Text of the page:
Last weekend, there was a public memorial service at Cooper Union in New York to commemorate the voice of the late Christopher Hitchens. I missed that gathering, unfortunately, but this weekend, there is another big event that will remind me of my most cherished memories of the man. No, it’s not the White House Correspondents Dinner tomorrow night. I never had the opportunity to attend one of the Vanity Fair after-parties in his apartment near the Washington Hilton.
No, the event I’m talking about is the NASCAR race this weekend at the Richmond International Raceway, the same race that he and I traveled to one weekend in 2005. "What?" you ask. It seems to you that the late Mr. Hitchens and NASCAR would mix together about as smoothly as Texas crude and distilled water?
Well, you’re partly right. As I write in the March print edition of The American Spectator (also online), what began as my half-joking recommendation that he attend a NASCAR race to “see a piece of Americana” turned into an unforgettable weekend when he took me up on my offer to drive him down to the the race in Richmond. He was doing a series of pieces on “red state America” for Vanity Fair, and NASCAR certainly fit the bill. I had written a few pieces on NASCAR as a reporter for Investor’s Business Daily, and I did my best to serve as his ambassador to the sport and to red state America. Walking around the infield media center of the Richmond track with his trademark whiskey flask, Hitchens was immediately recognized and feted by a local sportswriter as well.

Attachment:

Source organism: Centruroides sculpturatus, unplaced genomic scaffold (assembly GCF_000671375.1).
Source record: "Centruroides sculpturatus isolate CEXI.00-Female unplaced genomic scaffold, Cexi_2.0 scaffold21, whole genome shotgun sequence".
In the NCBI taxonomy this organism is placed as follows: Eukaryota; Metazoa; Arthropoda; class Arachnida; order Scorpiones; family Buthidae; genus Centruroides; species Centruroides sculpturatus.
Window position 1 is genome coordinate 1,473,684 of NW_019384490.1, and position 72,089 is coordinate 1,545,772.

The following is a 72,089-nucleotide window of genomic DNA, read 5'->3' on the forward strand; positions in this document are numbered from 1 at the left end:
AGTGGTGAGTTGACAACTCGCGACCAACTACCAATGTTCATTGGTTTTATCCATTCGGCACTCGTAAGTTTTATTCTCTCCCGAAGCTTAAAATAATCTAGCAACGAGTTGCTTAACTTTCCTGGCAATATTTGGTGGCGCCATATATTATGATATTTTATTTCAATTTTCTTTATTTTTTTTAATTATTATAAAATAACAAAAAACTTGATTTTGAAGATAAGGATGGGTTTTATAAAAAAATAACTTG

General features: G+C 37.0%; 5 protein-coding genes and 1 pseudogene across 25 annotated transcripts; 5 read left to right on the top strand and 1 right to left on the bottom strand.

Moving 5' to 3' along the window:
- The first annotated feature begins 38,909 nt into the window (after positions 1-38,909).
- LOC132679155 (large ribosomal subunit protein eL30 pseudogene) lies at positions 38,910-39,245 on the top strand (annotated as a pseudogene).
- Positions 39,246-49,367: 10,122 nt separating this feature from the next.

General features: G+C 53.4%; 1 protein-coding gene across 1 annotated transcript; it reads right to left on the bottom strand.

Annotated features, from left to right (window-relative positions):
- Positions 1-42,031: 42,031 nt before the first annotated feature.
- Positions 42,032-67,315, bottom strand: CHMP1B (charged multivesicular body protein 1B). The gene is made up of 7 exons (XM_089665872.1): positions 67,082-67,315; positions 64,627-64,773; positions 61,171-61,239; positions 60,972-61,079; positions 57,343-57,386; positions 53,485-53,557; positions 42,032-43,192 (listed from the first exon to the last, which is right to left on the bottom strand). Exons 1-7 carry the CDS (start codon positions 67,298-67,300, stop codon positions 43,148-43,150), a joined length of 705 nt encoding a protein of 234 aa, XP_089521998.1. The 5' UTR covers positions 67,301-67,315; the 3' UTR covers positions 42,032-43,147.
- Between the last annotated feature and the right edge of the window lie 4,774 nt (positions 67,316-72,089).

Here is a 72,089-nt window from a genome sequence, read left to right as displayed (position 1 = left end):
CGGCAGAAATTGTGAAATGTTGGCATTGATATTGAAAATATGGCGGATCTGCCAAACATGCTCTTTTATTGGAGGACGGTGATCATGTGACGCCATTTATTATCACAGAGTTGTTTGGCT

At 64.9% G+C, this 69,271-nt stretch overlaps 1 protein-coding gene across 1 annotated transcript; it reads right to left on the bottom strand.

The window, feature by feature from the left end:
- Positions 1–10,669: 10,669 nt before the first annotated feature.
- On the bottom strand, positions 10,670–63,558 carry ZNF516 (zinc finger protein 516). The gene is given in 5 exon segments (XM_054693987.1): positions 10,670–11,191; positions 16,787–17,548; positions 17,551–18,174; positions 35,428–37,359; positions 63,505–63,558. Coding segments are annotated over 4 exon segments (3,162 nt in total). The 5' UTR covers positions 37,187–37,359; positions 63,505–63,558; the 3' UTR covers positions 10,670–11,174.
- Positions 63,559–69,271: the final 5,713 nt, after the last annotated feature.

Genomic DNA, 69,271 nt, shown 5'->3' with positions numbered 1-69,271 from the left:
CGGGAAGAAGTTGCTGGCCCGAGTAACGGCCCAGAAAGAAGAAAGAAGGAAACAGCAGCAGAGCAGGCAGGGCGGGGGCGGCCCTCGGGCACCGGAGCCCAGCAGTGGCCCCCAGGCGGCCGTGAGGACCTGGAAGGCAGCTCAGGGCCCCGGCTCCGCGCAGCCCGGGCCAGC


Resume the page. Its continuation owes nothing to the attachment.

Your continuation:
Hitchens didn’t write that much about economics, but he penned a few pieces taking on the Nanny State, and he certainly did so in practice, particularly with his beloved cigarettes. However, as I write, I was a bit concerned for everyone’s safety when he sneaked a cigarette at the raceway in an area near the pit crews with their open containers of gasoline. But, as I conclude, “the raceway survived,” and in my car and over drinks (and yes, for me at least, those two events were mutually exclusive), we had stimulating discussions over “everything from Iraq to Thomas Jefferson to Charles Dickens to country music (some of which he was a fan of). I don't remember who won the races, but I'll always remember my weekend with this remarkable man.”
At the time, Hitchens was also writing his short biography of Thomas Jefferson. I believe this was his first trip to Richmond, and he enjoyed the historical sites such as the Virginia State Capitol Building that was designed by Jefferson. As I write, he also “seemed most at ease” in the ornate lobby of Richmond’s Jefferson Hotel. I do hope he had a chance to go back and see more of this beautiful city once again.
So thank you, Open Market readers, for indulging another “drinking with Hitchens” eulogy. His “extended wake” will likely continue, as there are so many wonderful stories about his wit and warmth. Whether you are going to the races, the White House Correspondents Dinner, or just kicking back at home (as I am), have a great weekend!